Before CLARK and WATERMAN, Circuit Judges, and ANDERSON, District Judge.
On October 24, 1958, one Rothenberg, a salesman for plaintiff-appellant, a jewelry company, delivered two bags to a redcap porter at the Pennsylvania Railroad Company's Euclid Avenue station in Cleveland, Ohio. One of the bags contained jewelry worth around $50,000 which plaintiff had entrusted to its salesman. The redcap, who was not notified of the valuable contents, placed both bags on a two-tiered baggage truck which he had with him on the sidewalk outside the station. Rothenberg told the redcap to remain there while he purchased his train ticket within the station, then to accompany him with the bags upstairs to the train level. While Rothenberg was purchasing his tickets the redcap momentarily left the baggage truck to escort another passenger inside. When Rothenberg returned to the baggage truck the jewelry bag was missing. Subsequently a small portion of the missing jewelry was recovered, together with the stolen bag. The value of the lost jewelry amounted to $46,195.12, for which plaintiff sues.
Use of a redcap's services in furtherance of an interstate journey is a carrier-passenger relationship within the domain of federal law. See New York, N.H. & H.R. Co. v. Nothnagle, 346 U.S. 128, 73 S. Ct. 986, 97 L. Ed. 1500. Consequently any attempt by the carrier to limit liability must comport with the terms of the Carmack Amendment as amended by the Cummins Amendments, 49 U.S.C. § 20(11). District Judge Murphy found that the Pennsylvania Railroad had not satisfactorily complied with the statute, as construed in New York, N.H. & H.R. Co. v. Nothnagle, supra, to bring home to the prospective passenger notice of a limitation of liability for hand baggage, so that, if defendant were liable, it would be for the full amount. But he dismissed the complaint on the ground that, if it were negligent for the porter to leave his hand truck unattended for a brief interval, it was equally negligent for Rothenberg, in disregard of his employer's instructions and his practice, to let the bags out of his sight. Alternatively, the lower court held that there could be no bailment of the undisclosed jewelry. See St. Paul Fire & Marine Ins. Co. v. Chicago Union Station Co., 7 Cir., 253 F.2d 441, cert. denied 358 U.S. 830, 79 S. Ct. 49, 3 L. Ed. 2d 68. We agree with the district court.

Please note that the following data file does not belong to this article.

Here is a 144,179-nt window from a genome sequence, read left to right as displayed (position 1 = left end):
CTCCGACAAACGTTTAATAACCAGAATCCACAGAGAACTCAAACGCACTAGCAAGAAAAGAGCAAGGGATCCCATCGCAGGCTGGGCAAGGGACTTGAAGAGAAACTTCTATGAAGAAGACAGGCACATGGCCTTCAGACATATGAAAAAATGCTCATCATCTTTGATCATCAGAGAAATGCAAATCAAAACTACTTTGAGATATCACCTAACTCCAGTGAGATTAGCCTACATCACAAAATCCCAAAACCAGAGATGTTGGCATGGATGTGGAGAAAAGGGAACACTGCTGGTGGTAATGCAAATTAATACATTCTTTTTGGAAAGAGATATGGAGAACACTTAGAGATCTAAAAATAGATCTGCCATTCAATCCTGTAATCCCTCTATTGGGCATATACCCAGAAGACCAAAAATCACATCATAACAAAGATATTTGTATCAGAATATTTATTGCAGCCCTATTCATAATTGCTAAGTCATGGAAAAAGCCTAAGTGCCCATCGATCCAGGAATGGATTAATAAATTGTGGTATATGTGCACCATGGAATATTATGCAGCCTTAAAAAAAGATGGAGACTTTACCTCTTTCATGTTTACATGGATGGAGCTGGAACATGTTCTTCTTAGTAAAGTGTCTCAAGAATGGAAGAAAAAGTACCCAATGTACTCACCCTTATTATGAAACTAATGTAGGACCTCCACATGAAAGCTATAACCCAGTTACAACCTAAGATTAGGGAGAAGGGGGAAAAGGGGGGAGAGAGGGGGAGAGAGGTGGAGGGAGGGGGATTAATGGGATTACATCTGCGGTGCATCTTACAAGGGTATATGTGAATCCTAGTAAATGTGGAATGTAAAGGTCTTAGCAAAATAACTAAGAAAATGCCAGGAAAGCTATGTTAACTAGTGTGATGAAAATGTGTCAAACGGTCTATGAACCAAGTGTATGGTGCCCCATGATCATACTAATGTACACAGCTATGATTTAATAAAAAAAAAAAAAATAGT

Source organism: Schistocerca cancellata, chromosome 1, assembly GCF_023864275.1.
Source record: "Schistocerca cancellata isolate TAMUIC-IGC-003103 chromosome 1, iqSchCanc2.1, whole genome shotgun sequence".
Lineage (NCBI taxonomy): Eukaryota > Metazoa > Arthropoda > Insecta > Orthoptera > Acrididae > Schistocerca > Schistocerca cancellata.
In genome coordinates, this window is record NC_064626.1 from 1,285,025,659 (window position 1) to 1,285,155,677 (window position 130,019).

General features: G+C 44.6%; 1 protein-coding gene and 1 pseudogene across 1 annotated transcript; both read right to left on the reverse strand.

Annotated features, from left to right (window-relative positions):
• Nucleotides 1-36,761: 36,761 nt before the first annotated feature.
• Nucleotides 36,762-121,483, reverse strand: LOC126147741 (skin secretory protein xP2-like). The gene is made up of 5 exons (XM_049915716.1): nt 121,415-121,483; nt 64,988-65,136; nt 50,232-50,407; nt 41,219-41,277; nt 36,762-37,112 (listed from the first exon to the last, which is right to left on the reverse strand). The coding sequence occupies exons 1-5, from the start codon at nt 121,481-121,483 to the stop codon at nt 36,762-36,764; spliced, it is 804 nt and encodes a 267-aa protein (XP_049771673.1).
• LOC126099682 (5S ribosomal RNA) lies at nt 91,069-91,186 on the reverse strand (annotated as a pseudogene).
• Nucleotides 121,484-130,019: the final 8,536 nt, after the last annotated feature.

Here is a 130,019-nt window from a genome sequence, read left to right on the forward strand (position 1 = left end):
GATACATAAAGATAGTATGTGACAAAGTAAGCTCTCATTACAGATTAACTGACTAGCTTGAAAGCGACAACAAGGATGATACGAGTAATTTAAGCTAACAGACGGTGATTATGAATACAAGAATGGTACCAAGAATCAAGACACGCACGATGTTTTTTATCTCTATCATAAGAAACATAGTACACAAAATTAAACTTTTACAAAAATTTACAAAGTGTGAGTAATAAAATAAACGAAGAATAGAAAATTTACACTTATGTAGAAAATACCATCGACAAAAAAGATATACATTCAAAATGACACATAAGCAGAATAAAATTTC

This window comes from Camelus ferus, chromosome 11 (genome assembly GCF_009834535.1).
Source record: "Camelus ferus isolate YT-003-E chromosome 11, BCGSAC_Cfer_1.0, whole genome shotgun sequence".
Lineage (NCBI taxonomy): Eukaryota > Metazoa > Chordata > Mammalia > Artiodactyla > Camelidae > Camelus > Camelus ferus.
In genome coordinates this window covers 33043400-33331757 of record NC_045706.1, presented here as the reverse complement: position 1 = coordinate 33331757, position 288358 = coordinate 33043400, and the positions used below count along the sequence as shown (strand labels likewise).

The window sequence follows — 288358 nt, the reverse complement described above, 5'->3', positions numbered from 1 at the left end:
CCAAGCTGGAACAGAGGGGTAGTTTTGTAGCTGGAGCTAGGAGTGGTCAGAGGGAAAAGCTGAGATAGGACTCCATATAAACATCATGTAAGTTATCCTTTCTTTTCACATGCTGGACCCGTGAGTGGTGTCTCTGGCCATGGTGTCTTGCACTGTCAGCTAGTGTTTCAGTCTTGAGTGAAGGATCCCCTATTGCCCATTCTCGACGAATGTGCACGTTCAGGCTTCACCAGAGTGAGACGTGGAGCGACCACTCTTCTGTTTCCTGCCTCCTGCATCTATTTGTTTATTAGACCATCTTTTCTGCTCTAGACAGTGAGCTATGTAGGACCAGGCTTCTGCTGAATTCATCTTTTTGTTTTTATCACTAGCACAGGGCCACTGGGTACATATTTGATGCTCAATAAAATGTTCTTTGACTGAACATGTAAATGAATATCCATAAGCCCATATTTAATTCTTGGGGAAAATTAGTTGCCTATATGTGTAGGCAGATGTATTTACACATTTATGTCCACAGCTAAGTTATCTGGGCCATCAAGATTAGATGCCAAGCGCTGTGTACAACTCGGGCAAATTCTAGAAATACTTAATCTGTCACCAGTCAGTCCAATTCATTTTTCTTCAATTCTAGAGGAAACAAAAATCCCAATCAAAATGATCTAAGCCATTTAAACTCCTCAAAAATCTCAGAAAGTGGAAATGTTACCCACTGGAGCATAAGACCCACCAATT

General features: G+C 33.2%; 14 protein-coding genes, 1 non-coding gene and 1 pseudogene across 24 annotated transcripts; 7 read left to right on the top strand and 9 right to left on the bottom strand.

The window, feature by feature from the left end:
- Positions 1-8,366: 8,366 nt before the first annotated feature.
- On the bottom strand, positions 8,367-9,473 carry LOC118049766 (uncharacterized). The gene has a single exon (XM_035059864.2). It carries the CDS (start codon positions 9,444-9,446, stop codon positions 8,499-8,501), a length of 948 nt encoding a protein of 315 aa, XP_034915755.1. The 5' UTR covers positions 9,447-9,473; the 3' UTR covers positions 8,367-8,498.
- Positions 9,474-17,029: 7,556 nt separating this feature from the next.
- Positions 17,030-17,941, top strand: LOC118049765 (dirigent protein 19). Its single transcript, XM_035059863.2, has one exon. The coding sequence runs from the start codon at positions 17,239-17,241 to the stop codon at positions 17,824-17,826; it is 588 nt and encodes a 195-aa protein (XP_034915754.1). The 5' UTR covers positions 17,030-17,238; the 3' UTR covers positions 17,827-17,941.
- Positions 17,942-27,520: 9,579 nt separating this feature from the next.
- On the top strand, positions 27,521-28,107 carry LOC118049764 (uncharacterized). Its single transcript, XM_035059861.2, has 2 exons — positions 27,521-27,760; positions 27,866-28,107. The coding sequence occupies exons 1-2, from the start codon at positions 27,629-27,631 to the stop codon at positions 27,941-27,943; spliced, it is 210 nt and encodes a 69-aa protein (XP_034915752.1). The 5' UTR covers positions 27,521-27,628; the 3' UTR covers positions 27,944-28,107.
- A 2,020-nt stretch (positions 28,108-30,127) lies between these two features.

Plaintiff urges, however, that defendant was liable to it as an insurer, since it is a common carrier. This issue may not be resolved by referring only to the wording of 49 U.S.C. § 20(11), for it was not the intent of that statute to confer new substantive rights on shippers. Instead, the Congressional purpose was to confer new remedial rights (such as recovery against the initial carrier for damage or loss caused by connecting carriers) and, especially in the case of the Cummins Amendments, to guarantee the shipper recovery for full value or on the basis of full value when property is lost or damaged in the course of transportation "under such circumstances as to make the carrier liable." See Sen. Rep. No. 394, 64th Cong., 1st Sess. 2 (report on 1916 Cummins Amendment). Thus, whatever substantive or primary rights may flow from the statute, they are not new, but are determined by reference to common law doctrines.
At common law a carrier is liable as an insurer for loss to those goods which it holds itself out to handle. See S. Nathan & Co. v. Red Cab, Inc., 7 Cir., 118 F.2d 864, 866, cert. denied 314 U.S. 642, 62 S. Ct. 82, 86 L. Ed. 515. Transportation companies serving passengers are liable as insurers for the passengers' baggage, but only as bailees for property of a passenger which is not "baggage" and whose contents have not been disclosed. See Wiener v. Compagnie Generale Transatlantique, 2 Cir., 61 F.2d 893, 896. There is extensive case law and dispute as to what constitutes "baggage." Clearly, however, merchandise for sale, such as a jewelry salesman's sample case, is not included. Humphreys v. Perry, 148 U.S. 627, 13 S. Ct. 711, 37 L. Ed. 587. The rule thus stated should of course extend to redcaps, whose services are obviously those of assisting passengers with their baggage, and not of independent transportation. Plaintiff's argument that defendant was liable as an insurer must therefore fail.